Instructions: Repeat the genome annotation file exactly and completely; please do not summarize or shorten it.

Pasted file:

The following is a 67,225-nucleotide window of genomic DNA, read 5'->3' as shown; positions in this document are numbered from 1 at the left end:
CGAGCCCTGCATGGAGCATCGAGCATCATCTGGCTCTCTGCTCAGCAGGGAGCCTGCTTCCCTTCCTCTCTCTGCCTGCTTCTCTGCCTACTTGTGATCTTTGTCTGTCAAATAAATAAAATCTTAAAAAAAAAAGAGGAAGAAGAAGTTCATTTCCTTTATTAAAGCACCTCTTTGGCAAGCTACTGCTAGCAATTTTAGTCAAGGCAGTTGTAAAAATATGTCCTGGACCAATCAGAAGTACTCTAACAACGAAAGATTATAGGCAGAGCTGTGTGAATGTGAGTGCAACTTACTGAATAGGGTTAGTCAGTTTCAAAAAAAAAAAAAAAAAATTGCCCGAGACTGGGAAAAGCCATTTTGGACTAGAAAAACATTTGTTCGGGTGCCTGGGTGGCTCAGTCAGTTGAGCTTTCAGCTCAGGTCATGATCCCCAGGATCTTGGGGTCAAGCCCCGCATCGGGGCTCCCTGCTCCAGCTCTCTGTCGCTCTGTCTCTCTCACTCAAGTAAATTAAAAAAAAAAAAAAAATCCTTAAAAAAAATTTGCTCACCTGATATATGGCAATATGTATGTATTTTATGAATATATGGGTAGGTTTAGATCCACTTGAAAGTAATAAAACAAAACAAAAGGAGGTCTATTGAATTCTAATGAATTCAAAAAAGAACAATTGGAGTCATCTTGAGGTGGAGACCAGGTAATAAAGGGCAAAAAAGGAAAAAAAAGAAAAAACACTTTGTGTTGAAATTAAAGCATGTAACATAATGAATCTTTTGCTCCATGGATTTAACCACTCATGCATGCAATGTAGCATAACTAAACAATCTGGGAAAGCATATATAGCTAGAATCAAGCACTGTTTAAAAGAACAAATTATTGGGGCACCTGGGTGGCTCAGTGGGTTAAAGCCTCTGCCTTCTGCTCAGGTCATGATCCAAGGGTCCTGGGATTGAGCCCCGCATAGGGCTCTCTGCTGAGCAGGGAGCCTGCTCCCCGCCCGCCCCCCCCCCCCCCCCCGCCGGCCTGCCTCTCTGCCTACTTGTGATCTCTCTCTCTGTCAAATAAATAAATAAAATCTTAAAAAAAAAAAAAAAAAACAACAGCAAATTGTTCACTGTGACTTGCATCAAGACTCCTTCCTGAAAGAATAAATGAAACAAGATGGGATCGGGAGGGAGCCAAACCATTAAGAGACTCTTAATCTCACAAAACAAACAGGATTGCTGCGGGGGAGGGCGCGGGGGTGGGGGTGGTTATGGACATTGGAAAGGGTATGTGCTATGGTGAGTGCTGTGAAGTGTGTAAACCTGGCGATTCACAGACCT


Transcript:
The following is a 67,225-nucleotide window of genomic DNA, read 5'->3' as shown; positions in this document are numbered from 1 at the left end:
CGAGCCCTGCATGGAGCATCGAGCATCATCTGGCTCTCTGCTCAGCAGGGAGCCTGCTTCCCTTCCTCTCTCTGCCTGCTTCTCTGCCTACTTGTGATCTTTGTCTGTCAAATAAATAAAATCTTAAAAAAAAAAGAGGAAGAAGAAGTTCATTTCCTTTATTAAAGCACCTCTTTGGCAAGCTACTGCTAGCAATTTTAGTCAAGGCAGTTGTAAAAATATGTCCTGGACCAATCAGAAGTACTCTAACAACGAAAGATTATAGGCAGAGCTGTGTGAATGTGAGTGCAACTTACTGAATAGGGTTAGTCAGTTTCAAAAAAAAAAAAAAAAAATTGCCCGAGACTGGGAAAAGCCATTTTGGACTAGAAAAACATTTGTTCGGGTGCCTGGGTGGCTCAGTCAGTTGAGCTTTCAGCTCAGGTCATGATCCCCAGGATCTTGGGGTCAAGCCCCGCATCGGGGCTCCCTGCTCCAGCTCTCTGTCGCTCTGTCTCTCTCACTCAAGTAAATTAAAAAAAAAAAAAAAATCCTTAAAAAAAATTTGCTCACCTGATATATGGCAATATGTATGTATTTTATGAATATATGGGTAGGTTTAGATCCACTTGAAAGTAATAAAACAAAACAAAAGGAGGTCTATTGAATTCTAATGAATTCAAAAAAGAACAATTGGAGTCATCTTGAGGTGGAGACCAGGTAATAAAGGGCAAAAAAGGAAAAAAAAGAAAAAACACTTTGTGTTGAAATTAAAGCATGTAACATAATGAATCTTTTGCTCCATGGATTTAACCACTCATGCATGCAATGTAGCATAACTAAACAATCTGGGAAAGCATATATAGCTAGAATCAAGCACTGTTTAAAAGAACAAATTATTGGGGCACCTGGGTGGCTCAGTGGGTTAAAGCCTCTGCCTTCTGCTCAGGTCATGATCCAAGGGTCCTGGGATTGAGCCCCGCATAGGGCTCTCTGCTGAGCAGGGAGCCTGCTCCCCGCCCGCCCCCCCCCCCCCCCCCGCCGGCCTGCCTCTCTGCCTACTTGTGATCTCTCTCTCTGTCAAATAAATAAATAAAATCTTAAAAAAAAAAAAAAAAAACAACAGCAAATTGTTCACTGTGACTTGCATCAAGACTCCTTCCTGAAAGAATAAATGAAACAAGATGGGATCGGGAGGGAGCCAAACCATTAAGAGACTCTTAATCTCACAAAACAAACAGGATTGCTGCGGGGGAGGGCGCGGGGGTGGGGGTGGTTATGGACATTGGAAAGGGTATGTGCTATGGTGAGTGCTGTGAAGTGTGTAAACCTGGCGATTCACAGACCT